(Joh 10:1-18 NET.)

At first this parable can be kind of confusing because Jesus is two different things in the parable.  He is the good shepherd and He is the door (or the gate).  There is a lot here to consider.  Jesus is addressing the Pharisees and some metaphors work at more than one level.  At one level he is addressing the Pharisees directly.  At another he is giving us principles we can apply throughout the ages.

Jesus contrasts good shepherds, thieves and hirelings.  All those leaders that came before Him were robbers and thieves.  In one sense this is because Jesus is the door.  Before Jesus there was no door.  Now for us Jesus is the door.  A good shepherd will enter through the door.  They will point people to Christ.  They lead the people through the door, through Christ to find pasture.  The thief has no intention of leading people to Christ, just to steal, kill and destroy.  The hireling may indeed offer some comfort and guidance to the sheep until a greater threat emerges.  When the hireling faces a choice between protecting him or herself and those of the sheep they abandon the sheep.  A good shepherd will lay down their lives for sheep.

Is your pastor a good shepherd in the model of Christ, a thief or a hireling?

Good shepherd in the model of Christ False shepherd
Leads you to Christ Leads you circles and takes advantage of you
Listens to the voice of Christ with you Forces you to listen to them
Calls you  gently.  You respond because you feel safe, and loved and you trust the pastor. Drives the you around through fear, manipulation and force.  Expressions of love are proven empty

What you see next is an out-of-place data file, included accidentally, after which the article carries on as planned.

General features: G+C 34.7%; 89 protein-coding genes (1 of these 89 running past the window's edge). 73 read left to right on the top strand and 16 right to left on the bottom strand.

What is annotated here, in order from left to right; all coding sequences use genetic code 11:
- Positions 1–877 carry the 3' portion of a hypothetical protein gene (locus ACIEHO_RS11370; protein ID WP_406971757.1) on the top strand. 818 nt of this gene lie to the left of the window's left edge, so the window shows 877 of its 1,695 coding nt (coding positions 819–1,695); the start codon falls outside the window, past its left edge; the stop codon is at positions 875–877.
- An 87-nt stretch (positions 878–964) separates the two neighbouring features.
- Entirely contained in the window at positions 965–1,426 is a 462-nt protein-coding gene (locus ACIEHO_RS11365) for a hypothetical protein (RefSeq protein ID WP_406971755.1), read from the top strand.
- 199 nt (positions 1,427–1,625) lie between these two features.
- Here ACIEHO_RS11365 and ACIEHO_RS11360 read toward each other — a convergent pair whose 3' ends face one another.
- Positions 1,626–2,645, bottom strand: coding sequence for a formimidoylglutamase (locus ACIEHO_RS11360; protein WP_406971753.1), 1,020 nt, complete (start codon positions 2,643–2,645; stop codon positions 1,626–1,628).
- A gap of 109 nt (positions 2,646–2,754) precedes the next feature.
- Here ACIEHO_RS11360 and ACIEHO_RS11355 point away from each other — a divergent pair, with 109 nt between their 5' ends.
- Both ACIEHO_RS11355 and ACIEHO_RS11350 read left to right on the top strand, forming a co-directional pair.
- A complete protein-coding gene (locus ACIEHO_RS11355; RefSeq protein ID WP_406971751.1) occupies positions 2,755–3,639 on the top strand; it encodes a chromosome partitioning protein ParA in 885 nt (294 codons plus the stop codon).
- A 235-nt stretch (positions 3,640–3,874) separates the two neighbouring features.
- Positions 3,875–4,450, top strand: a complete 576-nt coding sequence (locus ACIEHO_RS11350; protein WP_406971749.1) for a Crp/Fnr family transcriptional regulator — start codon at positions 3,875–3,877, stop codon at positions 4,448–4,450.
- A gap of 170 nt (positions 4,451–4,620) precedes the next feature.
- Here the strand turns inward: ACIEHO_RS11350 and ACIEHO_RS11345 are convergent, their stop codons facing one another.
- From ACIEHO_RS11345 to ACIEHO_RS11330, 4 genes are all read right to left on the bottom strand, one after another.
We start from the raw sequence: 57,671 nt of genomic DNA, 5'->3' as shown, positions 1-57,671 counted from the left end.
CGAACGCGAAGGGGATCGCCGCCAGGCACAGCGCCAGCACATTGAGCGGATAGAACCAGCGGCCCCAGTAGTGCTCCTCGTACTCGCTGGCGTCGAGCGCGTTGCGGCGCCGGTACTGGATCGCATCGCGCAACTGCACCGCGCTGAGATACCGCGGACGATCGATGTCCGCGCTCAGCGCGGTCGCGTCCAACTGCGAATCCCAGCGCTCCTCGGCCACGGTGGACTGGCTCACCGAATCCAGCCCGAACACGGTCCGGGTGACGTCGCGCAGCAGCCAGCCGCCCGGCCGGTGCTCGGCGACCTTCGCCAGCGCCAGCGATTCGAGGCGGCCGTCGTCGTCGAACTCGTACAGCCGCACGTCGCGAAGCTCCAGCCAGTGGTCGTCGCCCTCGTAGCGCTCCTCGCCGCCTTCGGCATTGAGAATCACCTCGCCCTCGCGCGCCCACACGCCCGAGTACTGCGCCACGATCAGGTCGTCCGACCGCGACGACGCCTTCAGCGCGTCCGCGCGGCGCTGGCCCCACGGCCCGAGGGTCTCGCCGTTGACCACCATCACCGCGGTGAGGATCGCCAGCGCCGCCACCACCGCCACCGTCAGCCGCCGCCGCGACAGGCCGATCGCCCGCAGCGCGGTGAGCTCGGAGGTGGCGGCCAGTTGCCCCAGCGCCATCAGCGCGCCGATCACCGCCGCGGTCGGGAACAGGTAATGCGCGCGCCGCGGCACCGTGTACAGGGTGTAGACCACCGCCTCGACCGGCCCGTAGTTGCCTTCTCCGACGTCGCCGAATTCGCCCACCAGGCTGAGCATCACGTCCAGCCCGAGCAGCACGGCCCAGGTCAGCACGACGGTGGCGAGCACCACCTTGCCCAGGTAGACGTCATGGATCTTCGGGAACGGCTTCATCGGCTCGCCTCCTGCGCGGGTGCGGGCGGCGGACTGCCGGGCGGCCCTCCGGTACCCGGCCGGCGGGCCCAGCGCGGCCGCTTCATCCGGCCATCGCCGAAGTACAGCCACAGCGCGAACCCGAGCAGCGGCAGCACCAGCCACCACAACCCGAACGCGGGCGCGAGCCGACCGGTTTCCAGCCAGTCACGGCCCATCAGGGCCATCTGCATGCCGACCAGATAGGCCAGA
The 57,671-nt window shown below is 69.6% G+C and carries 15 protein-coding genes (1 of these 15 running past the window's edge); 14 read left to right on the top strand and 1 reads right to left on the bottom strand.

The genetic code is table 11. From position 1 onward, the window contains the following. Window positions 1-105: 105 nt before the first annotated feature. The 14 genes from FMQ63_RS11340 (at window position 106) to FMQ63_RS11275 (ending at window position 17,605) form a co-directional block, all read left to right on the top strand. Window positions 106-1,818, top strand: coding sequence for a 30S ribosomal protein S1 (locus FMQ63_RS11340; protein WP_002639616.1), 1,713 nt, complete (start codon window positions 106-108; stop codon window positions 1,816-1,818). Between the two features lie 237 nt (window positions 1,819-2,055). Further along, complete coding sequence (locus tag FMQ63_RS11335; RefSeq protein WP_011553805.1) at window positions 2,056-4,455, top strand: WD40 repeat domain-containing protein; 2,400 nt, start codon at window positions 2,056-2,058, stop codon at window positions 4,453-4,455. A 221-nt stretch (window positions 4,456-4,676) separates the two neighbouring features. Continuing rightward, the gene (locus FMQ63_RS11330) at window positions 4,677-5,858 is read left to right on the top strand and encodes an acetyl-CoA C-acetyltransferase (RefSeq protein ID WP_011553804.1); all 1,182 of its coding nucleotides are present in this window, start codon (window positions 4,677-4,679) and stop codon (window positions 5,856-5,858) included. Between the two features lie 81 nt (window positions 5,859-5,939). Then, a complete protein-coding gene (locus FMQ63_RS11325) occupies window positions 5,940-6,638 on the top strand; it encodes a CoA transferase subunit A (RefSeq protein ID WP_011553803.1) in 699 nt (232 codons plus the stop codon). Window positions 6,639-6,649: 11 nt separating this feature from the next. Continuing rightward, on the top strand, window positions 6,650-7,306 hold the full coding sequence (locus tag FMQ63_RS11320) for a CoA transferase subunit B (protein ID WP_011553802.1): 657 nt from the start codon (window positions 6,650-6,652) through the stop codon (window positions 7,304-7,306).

Is concerned about all the “sheep.”  Shows care and concern for each person based on their inherent worth in Christ Abandons the people that aren’t with the program, stubborn or wounded
Leads you to life in Christ Sucks the life out of you
Knows and cares for each of the people.  In turn the people know the character and integrity of the pastor. Doesn’t care to know anyone that doesn’t further their agenda.  People have no clue what the pastor is really like.
Will risk conflict and will sacrifice themselves for you Will abandon you at the first sign of trouble. 

Things to consider:

  • Are you being lead to Christ?
  • Are lead to hear the voice of Christ directly?
  • Are you being lead gently or harshly?  Are you treated unsparingly?
  • Are church members abandoned or ostracized when they have problems that prevent them from participating fully?
  • Do you have more life in Christ or less?
  • Does your leader know you?  Do you know the leader or is just a game of appearances?
  • Are you being taken advantage of to further a religious  or personal agenda?
  • Will you leader stick up for you and abandon you when they conflict arises?